A particular river has certain size locks and bridges that drive the dimensions of a river cruise ship. However, on occasion a change in water levels can cause those dimensions to go from tight to impassable. When it comes to water levels, the first concern guests think of is low water; that the river is so low that there is not enough depth for the keel of the vessel – the “draft” for the ship to continue. However the opposite of that is of equal concern; the water is so high that a ship cannot pass under a certain bridge.
Sometimes, this is known well in advance, but other times it is completely unexpected! While water levels are unpredictable, it is important to remember that just because one section of a river is experiencing high or low water levels does not mean the entire river is affected.
Fun Fact: The cruise line with the least draft is typically AmaWaterways. Sometimes they are able to sail in low water when other lines cannot.
It is not an uncommon event, and though weather can be a factor, there is not really a time to avoid. Weather factors could include a hot summer with very little rain, or a warm spring with rapidly melting snowcaps. The main thing to know is that all of the river cruise lines have contingency plans in place, and they do their best to cause as little interruption to your vacation as possible.
The cruise lines have a few alternatives and the most common is to do a ship swap. How does that work? It is a very common practice at all times for a river cruise to be running a reverse itinerary cruise, typically on an identical ship. On an uninterrupted cruise, you will pass sister ships on your same brand on a regular basis. Of course, the size of the river cruise company makes a difference in this case. The largest, Viking Cruises, has more than 50 identical ships on the rivers of Europe alone. That is certainly an advantage!
So let’s assume you are going Westbound on the Danube and there is unexpected high water between Vienna and Budapest, creating an impassable bridge due to the high water level. Remember there is also an Eastbound ship that has the same problem. So the ship will ask you to pack up your belongings and put your suitcases by the door. You will then go on that day’s excursion as normal. However, at the end of the excursion, you will take the cruise line’s motorcoach an hour or so (sometimes longer) to the Eastbound ship’s location. The crew will have already cleaned both ships and swapped your belongings to the other ship, and in the same exact room. Then the Westbound ship now becomes Eastbound, and your new ship (originally Eastbound) now picks up your Westbound itinerary and you continue on your merry way! By the way this technique also comes in handy when a lock is broken or out of service.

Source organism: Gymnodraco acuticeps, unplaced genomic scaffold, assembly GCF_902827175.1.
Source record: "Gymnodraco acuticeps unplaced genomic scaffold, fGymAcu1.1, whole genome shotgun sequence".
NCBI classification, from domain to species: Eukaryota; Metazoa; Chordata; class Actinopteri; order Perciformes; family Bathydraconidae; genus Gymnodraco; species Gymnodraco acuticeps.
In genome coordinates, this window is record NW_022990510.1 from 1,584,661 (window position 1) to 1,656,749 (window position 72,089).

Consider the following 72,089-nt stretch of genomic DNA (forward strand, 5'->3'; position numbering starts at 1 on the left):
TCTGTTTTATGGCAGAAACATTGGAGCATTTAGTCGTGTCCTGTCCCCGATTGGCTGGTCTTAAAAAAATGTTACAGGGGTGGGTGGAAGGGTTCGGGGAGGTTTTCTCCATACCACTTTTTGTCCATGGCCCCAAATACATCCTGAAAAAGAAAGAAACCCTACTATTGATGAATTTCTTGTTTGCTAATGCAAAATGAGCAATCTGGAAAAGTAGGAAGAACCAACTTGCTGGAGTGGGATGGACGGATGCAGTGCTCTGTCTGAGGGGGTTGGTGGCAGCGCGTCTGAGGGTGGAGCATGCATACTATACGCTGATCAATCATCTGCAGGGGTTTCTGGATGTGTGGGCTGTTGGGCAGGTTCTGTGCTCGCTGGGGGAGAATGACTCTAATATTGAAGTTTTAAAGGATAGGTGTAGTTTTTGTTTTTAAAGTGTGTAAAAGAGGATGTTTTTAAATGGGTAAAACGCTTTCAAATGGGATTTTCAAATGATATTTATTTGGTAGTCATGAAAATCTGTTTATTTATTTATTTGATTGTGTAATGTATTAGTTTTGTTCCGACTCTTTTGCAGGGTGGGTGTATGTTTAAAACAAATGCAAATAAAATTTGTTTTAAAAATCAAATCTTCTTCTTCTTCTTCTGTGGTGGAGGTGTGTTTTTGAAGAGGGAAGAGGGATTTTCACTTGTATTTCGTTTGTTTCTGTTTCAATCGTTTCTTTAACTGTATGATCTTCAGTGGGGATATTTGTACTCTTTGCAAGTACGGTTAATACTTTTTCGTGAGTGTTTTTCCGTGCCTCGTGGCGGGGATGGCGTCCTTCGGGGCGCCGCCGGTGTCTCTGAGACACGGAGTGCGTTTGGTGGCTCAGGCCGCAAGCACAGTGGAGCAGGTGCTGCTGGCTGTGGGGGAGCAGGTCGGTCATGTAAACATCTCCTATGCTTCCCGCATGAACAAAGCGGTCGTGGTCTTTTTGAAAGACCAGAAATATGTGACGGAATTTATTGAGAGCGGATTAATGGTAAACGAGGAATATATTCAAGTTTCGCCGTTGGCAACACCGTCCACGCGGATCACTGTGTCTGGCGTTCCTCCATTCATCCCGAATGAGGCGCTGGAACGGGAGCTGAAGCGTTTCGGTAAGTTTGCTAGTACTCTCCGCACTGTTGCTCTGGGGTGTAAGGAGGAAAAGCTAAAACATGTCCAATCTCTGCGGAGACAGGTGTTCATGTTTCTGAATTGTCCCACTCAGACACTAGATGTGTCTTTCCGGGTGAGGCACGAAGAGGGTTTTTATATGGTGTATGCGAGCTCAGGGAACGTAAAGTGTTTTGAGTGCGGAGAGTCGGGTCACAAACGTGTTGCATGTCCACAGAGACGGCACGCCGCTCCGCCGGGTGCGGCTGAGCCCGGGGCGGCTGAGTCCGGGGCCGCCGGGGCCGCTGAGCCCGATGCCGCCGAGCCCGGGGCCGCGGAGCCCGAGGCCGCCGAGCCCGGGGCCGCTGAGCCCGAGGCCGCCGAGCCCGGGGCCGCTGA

Again, while Viking currently has the most riverships, there are many cruise lines that have multiple ships along the same itinerary, also going in opposite directions. They too, can meet up and “swap” ships.
With extended sections of the river out of commission – which could be due to extremely low water levels for long distances – the cruise lines may take another approach. Instead of a ship-swap, they will go as far as possible on the river as they can. Depending on length from the original endpoint will choose one of the following continuations:
The last alternative available to them is to cancel the cruise, either during the cruise or well before your departure. They use this as a last resort usually only when they feel they cannot deliver their brand experience to the guests.
In my experience, it’s best for the guest not to pre-emptively cancel the cruise for water levels. First of all, by the time it becomes apparent, the guest will likely have already paid final payment, and there could be a hefty penalty to cancel. And, if the cruise line chooses to operate the itinerary, it is not a covered reason to cancel with most travel insurance policies.
On the other hand, waiting for the cruise line company to cancel outright or offer options, can be a wiser route. Most reputable companies in this case will allow a change of sailing date, or possibly a refund or credit. If you do travel and experience issues, it is not uncommon for reputable cruise companies to give you some type of compensation.
It is not in your control nor anyone else’s, and just like any other type of travel, there can and will be hiccups. While we would all like our holidays to have ideal conditions we must accept that environmental factors are variables not in our control.
Fun Fact: When is the best time to river cruise for water level considerations? There is never a time that you cannot be subject to high water or low water (or other conditions). Early spring such in March & April could be more susceptible from ice melting too quickly from the mountains for high water, but then June, July & August could have long durations of high temperature causing low water. Fall can be in danger (as it was in 2018) of very low water levels due to a season of drought. While rivers are by their very nature unpredictable, when I choose the months to book my group river cruises it is usually in May, July, or September – which I consider equal.
Low or high water is certainly not ideal, but it’s not the worst thing in the world either. Be prepared in knowing that this could still be the situation upon arrival, and be ready for alternate methods of seeing the world unfold before you. And then enjoy this vacation to the fullest – you are going to be in a beautiful part of the world. You will have a lovely time with the places you are going to see – they themselves are not affected by water levels! As you know the old saying: if you go into something looking for the negative, or go in looking for the positive, you will find what you are looking for. So have a wonderful time exploring these historic cities!
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